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How Do Applied Behavior Analysis and Cognitive Behavior Therapy Differ?

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Applied behavior analysis (ABA) and cognitive behavior therapy (CBT) are both broad terms that describe strategies for dealing with mental health concerns or cognitive dysfunction in an individual. These two schools of thought share many characteristics and objectives, but there are also several key features that set them apart due to a difference in focus. Students pursuing advanced psychology degrees, particularly those geared towards therapy, are likely to receive some education in both ABA and CBT during their academic career.

CBT Basics

Cognitive behavior therapy is a patient-oriented intervention designed to help individuals develop coping strategies and change cognitive patterns to improve mental health and happiness. It diverges from some classical psychological principles by focusing on present solutions rather than past traumas. Therapy strategies are centered around creating positive and forward change in the patient’s mind as opposed to exploring and resolving previous experiences.

In a typical CBT treatment model, thoughts and emotions are seen as forces that directly shape habit and behavior. This perspective casts many types of mental health problems as consequences of faults in information processing skills or inability to adjust to external pressures.

Key Characteristics of ABA

The field of applied behavior analysis is related to CBT, but places a stronger emphasis on immediate and practical conditioning to create positive change, as explained by Autism Speaks. Rather than modifying unproductive or antisocial behaviors by addressing thought patterns, an ABA practitioner would focus on simple conditioning to encourage positive development. For example, therapists may conduct sessions where they provide a small reward each time the patient is able to perform a certain activity.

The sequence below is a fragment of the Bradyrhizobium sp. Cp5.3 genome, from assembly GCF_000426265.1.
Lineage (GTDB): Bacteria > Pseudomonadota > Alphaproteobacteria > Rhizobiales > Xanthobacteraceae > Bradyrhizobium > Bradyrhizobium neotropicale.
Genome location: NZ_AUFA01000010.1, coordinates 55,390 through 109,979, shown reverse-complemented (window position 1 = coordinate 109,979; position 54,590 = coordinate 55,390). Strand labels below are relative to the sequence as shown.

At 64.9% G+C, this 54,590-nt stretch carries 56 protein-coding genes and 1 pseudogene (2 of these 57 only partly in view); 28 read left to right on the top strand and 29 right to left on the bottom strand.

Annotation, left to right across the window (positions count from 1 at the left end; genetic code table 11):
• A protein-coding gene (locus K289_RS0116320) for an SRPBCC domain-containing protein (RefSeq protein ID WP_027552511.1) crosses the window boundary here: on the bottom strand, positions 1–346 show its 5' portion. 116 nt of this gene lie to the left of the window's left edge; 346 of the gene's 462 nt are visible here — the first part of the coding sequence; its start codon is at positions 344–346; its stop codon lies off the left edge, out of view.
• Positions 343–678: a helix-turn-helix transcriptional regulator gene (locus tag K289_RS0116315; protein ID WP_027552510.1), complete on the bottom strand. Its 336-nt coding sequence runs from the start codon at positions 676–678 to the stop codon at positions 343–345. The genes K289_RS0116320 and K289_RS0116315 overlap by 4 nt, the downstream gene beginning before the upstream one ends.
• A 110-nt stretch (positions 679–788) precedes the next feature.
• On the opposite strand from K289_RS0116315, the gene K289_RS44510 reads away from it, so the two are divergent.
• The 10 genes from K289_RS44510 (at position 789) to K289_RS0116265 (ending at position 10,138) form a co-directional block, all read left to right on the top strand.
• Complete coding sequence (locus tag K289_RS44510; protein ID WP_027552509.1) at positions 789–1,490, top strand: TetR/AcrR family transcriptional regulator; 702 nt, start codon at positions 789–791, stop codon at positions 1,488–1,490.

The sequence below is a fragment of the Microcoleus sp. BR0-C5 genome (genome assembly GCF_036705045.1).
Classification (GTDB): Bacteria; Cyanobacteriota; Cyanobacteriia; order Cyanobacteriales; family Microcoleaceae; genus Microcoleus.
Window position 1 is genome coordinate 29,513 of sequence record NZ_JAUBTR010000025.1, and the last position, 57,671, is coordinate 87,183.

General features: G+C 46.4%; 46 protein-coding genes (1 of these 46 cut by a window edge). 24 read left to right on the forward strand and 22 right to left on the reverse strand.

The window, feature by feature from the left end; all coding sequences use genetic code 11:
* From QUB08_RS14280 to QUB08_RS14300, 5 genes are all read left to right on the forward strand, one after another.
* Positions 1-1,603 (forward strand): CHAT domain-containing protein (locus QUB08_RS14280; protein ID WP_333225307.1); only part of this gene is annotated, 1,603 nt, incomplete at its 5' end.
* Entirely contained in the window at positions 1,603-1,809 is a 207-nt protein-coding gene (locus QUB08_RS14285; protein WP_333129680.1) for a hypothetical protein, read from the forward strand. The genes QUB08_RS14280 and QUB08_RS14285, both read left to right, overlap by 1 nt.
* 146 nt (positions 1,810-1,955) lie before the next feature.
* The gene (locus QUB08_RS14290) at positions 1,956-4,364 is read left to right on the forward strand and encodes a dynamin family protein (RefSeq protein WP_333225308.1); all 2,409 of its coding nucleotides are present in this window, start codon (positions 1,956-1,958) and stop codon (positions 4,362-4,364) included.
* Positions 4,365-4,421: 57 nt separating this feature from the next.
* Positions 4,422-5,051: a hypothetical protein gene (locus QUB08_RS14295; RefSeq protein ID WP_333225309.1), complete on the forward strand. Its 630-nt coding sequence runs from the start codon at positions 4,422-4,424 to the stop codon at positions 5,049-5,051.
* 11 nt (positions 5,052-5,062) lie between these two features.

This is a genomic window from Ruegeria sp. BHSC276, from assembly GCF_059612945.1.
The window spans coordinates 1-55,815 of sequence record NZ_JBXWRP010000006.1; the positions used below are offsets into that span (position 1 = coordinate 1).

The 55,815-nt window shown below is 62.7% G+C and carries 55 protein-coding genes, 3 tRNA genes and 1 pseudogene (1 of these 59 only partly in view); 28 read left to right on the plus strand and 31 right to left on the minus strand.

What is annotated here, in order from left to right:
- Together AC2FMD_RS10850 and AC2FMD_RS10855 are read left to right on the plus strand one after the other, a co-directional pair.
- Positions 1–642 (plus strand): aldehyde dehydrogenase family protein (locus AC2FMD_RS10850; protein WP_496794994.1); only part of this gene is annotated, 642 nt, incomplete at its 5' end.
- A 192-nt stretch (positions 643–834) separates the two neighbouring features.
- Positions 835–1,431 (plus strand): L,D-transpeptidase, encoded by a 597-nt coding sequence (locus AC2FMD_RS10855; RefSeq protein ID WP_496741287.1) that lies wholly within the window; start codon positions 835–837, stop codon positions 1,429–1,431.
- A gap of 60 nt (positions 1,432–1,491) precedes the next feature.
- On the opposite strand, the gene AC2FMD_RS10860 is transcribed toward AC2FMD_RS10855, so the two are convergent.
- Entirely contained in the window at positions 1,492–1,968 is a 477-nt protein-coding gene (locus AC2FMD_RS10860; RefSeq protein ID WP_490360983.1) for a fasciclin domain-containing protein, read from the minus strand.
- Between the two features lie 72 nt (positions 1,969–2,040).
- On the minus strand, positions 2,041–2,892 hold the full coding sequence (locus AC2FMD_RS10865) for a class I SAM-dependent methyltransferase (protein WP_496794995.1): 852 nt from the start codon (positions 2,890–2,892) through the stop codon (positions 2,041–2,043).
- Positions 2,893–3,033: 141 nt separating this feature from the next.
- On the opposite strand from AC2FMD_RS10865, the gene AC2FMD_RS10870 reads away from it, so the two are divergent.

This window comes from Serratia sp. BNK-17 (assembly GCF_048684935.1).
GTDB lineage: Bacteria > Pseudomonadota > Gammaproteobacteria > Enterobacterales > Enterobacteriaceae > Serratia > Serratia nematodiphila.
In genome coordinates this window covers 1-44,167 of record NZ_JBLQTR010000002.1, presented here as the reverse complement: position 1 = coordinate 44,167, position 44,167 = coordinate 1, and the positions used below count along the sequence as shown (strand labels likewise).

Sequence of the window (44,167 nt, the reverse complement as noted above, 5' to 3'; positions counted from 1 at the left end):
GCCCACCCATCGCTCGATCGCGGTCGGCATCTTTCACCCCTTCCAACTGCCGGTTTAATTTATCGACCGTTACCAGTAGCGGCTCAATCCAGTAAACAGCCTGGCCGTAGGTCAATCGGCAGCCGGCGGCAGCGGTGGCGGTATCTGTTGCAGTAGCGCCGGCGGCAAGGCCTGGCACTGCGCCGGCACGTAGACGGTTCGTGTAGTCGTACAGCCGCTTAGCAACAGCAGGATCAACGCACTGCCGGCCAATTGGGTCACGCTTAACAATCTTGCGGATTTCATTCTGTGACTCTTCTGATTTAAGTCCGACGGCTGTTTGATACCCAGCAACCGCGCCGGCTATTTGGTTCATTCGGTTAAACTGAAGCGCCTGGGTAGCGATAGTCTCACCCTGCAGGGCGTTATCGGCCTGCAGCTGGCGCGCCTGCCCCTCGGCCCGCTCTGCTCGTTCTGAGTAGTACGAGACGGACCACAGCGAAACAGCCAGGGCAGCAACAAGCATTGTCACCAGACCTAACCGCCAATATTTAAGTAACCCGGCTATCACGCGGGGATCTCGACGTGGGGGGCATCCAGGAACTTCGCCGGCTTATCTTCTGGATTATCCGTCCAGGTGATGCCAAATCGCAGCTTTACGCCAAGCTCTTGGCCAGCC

ABA or CBT Therapy Based on Diagnosis

CBT therapies can be used alone or in conjunction with other strategies, like medication, to treat a variety of mental health disorders. It has shown particular promise for providing relief from symptoms associated with anxiety disorders, depression and post-traumatic stress disorder. Individuals suffering from compulsive addictions, including gambling and substance abuse, may also pursue this kind of therapy as part of their treatment.

While there is some overlap between the two therapy strategies, the ABA discipline is much more focused on managing autism spectrum disorders. The direct behavior modification techniques used are often ideal for managing issues with social implications, especially in younger children. It is also useful for developing essential awareness and safety skills, like wearing a seat belt and avoiding obviously dangerous scenarios.

Differences for Practitioners

Many behavior analysts and therapists apply both ABA and CBT skills throughout their professional life, while some choose a more specialized career path. CBT is a foundational principle of modern psychology, so it is considered a core element for many studying the profession. The International Board of Credentialing and Continuing Education Standards discusses how individuals may further specialize their professional and academic activities by training in ABA and becoming a board-certified behavior analyst (BCBA).

Despite the massive amount of academic and practical effort dedicated to solving mental health issues, there are still many questions and disagreements about treatment and diagnosis. The concepts and practices in modern therapies will continue to evolve as the scientific community develops a deeper understanding of common mental health concerns. The differences between applied behavior analysis and cognitive behavior therapy may change over time, but both fields follow a similar outlook and goal for positive change in the lives of patients.

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